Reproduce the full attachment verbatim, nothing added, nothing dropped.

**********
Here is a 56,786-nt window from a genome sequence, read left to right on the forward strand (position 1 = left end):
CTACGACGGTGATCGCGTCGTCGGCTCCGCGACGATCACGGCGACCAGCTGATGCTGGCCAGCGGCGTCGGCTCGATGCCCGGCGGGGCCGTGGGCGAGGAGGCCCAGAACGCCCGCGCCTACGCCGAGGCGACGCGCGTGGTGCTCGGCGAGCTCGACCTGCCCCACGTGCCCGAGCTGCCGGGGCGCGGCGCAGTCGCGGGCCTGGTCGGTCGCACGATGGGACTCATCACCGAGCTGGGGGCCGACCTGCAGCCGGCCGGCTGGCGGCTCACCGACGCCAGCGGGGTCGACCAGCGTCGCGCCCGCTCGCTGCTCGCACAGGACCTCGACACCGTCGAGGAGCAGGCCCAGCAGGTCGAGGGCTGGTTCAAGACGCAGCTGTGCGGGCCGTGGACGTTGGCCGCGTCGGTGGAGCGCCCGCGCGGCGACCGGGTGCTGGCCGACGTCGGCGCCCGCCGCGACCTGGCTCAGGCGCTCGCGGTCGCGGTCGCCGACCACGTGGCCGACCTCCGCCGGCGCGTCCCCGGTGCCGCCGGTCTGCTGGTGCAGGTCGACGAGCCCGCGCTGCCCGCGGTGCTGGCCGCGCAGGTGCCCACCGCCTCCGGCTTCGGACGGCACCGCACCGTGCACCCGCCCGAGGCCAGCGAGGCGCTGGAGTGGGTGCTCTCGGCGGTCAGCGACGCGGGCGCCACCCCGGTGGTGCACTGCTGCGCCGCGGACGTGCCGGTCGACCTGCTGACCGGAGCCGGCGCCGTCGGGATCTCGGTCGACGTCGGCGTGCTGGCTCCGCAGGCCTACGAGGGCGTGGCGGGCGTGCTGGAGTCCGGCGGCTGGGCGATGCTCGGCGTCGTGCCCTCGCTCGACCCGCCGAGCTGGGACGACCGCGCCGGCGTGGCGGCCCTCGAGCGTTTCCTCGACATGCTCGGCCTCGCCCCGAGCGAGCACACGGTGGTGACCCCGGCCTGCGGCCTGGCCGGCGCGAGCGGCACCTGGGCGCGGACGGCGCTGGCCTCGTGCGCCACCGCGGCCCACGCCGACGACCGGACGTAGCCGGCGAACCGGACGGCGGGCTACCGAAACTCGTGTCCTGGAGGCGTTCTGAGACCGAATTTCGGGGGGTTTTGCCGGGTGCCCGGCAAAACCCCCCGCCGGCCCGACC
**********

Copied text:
Here is a 56,786-nt window from a genome sequence, read left to right on the forward strand (position 1 = left end):
CTACGACGGTGATCGCGTCGTCGGCTCCGCGACGATCACGGCGACCAGCTGATGCTGGCCAGCGGCGTCGGCTCGATGCCCGGCGGGGCCGTGGGCGAGGAGGCCCAGAACGCCCGCGCCTACGCCGAGGCGACGCGCGTGGTGCTCGGCGAGCTCGACCTGCCCCACGTGCCCGAGCTGCCGGGGCGCGGCGCAGTCGCGGGCCTGGTCGGTCGCACGATGGGACTCATCACCGAGCTGGGGGCCGACCTGCAGCCGGCCGGCTGGCGGCTCACCGACGCCAGCGGGGTCGACCAGCGTCGCGCCCGCTCGCTGCTCGCACAGGACCTCGACACCGTCGAGGAGCAGGCCCAGCAGGTCGAGGGCTGGTTCAAGACGCAGCTGTGCGGGCCGTGGACGTTGGCCGCGTCGGTGGAGCGCCCGCGCGGCGACCGGGTGCTGGCCGACGTCGGCGCCCGCCGCGACCTGGCTCAGGCGCTCGCGGTCGCGGTCGCCGACCACGTGGCCGACCTCCGCCGGCGCGTCCCCGGTGCCGCCGGTCTGCTGGTGCAGGTCGACGAGCCCGCGCTGCCCGCGGTGCTGGCCGCGCAGGTGCCCACCGCCTCCGGCTTCGGACGGCACCGCACCGTGCACCCGCCCGAGGCCAGCGAGGCGCTGGAGTGGGTGCTCTCGGCGGTCAGCGACGCGGGCGCCACCCCGGTGGTGCACTGCTGCGCCGCGGACGTGCCGGTCGACCTGCTGACCGGAGCCGGCGCCGTCGGGATCTCGGTCGACGTCGGCGTGCTGGCTCCGCAGGCCTACGAGGGCGTGGCGGGCGTGCTGGAGTCCGGCGGCTGGGCGATGCTCGGCGTCGTGCCCTCGCTCGACCCGCCGAGCTGGGACGACCGCGCCGGCGTGGCGGCCCTCGAGCGTTTCCTCGACATGCTCGGCCTCGCCCCGAGCGAGCACACGGTGGTGACCCCGGCCTGCGGCCTGGCCGGCGCGAGCGGCACCTGGGCGCGGACGGCGCTGGCCTCGTGCGCCACCGCGGCCCACGCCGACGACCGGACGTAGCCGGCGAACCGGACGGCGGGCTACCGAAACTCGTGTCCTGGAGGCGTTCTGAGACCGAATTTCGGGGGGTTTTGCCGGGTGCCCGGCAAAACCCCCCGCCGGCCCGACC